Stelcom66

Minister of Fire
Nov 6, 2014
562
Connecticut
That's the 36 inch bar on my Stihl 064, for scale reference.

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Wow that was a huge tree! I wondered if conventional chain saws were used to cut something like that. I didn't realize there was a 36" chain option. What a great setup with the shed, and all that land. If I had any idea 40 years ago when I was in my 20s that I'd be heating with wood, I would have really tried to convince my fiancée at the time (now my ex) to go for a rural area with some land with woods.
 

Bobbob

Member
Jan 13, 2022
36
Transfer PA
Spent a few hours in the woods adding to my stash. Found 4 more ash trees dead or dying. Will get them cut and ready to split soon. I usually cut late winter and early spring. I do all my splitting in June during early morning hours as soon as its light enough to see. All my splits stay in the woods until fall when enough for winter gets stacked on my patio. This way none of the mess is in my yard.( Wife much happier that way) As I've mentioned before, I enjoy every minute spent in the woods. Whether I'm cutting, splitting, hiking, hunting or searching for mushrooms. Its all therapy!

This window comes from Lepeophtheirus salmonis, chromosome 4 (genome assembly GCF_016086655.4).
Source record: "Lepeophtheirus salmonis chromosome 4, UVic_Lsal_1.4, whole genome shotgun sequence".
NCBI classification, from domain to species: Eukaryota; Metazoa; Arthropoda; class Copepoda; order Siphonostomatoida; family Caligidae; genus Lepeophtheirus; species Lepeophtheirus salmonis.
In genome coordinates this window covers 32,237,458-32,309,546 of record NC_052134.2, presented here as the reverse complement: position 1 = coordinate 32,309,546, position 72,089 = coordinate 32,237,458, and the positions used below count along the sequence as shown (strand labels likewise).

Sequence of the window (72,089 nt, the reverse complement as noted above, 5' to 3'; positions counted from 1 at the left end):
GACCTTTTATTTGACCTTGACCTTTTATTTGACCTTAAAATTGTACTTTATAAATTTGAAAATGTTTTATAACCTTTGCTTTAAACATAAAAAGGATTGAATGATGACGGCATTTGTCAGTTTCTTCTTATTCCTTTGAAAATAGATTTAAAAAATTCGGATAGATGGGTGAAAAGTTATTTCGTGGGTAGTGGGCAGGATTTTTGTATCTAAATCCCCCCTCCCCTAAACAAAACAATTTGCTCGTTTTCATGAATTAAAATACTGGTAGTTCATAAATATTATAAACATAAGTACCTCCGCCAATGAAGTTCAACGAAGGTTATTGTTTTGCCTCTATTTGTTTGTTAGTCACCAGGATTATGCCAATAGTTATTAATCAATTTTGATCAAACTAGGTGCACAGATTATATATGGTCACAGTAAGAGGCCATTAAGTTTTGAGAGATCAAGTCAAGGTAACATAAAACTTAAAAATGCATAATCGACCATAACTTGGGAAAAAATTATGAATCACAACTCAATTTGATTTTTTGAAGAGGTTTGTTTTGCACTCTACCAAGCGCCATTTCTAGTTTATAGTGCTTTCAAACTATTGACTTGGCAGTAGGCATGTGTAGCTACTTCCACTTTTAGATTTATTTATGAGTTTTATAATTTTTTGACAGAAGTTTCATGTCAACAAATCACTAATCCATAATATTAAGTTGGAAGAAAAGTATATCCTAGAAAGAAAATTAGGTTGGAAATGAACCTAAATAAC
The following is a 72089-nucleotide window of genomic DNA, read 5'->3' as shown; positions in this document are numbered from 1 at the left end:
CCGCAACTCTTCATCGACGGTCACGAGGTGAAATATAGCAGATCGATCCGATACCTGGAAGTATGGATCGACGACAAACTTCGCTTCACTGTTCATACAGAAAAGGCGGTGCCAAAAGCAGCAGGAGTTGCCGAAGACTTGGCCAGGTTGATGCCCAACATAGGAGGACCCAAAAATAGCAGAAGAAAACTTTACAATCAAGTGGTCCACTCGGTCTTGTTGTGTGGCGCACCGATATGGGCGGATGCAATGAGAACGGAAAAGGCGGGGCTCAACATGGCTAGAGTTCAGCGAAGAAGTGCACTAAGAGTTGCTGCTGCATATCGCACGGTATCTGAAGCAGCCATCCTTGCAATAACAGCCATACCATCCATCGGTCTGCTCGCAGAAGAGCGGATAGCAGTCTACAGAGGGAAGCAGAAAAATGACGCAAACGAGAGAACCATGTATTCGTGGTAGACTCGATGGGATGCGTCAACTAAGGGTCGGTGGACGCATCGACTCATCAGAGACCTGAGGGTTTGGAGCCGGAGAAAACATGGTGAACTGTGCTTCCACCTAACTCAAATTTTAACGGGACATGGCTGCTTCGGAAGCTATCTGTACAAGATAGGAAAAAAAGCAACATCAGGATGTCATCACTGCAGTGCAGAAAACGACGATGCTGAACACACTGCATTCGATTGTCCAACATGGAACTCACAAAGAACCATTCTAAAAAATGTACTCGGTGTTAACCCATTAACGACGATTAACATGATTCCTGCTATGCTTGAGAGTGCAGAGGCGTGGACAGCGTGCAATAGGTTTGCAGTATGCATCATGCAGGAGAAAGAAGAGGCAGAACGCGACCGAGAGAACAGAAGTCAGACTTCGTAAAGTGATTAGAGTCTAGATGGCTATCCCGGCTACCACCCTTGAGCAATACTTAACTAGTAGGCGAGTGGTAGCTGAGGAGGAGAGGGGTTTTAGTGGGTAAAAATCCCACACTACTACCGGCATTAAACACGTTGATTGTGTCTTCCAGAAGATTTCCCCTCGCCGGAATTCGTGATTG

Ashful

Minister of Fire
Mar 7, 2012
16,208
Philadelphia
I didn't realize there was a 36" chain option.
The place where I bought that bar sticks them up to 72”, although I can’t imagine there are many trees in PA that can’t be taken down with something much smaller. I usually use my 28” bar, and have taken many trees over 40” diameter with it, without any extraordinary effort or skill.

If you want to run a 36” bar in hardwood, think 100cc+ saws. I only have 85cc, so I actually run skip chain on the 36” bar.
 

Stelcom66

Minister of Fire
Nov 6, 2014
562
Connecticut
The place where I bought that bar sticks them up to 72”, although I can’t imagine there are many trees in PA that can’t be taken down with something much smaller. I usually use my 28” bar, and have taken many trees over 40” diameter with it, without any extraordinary effort or skill.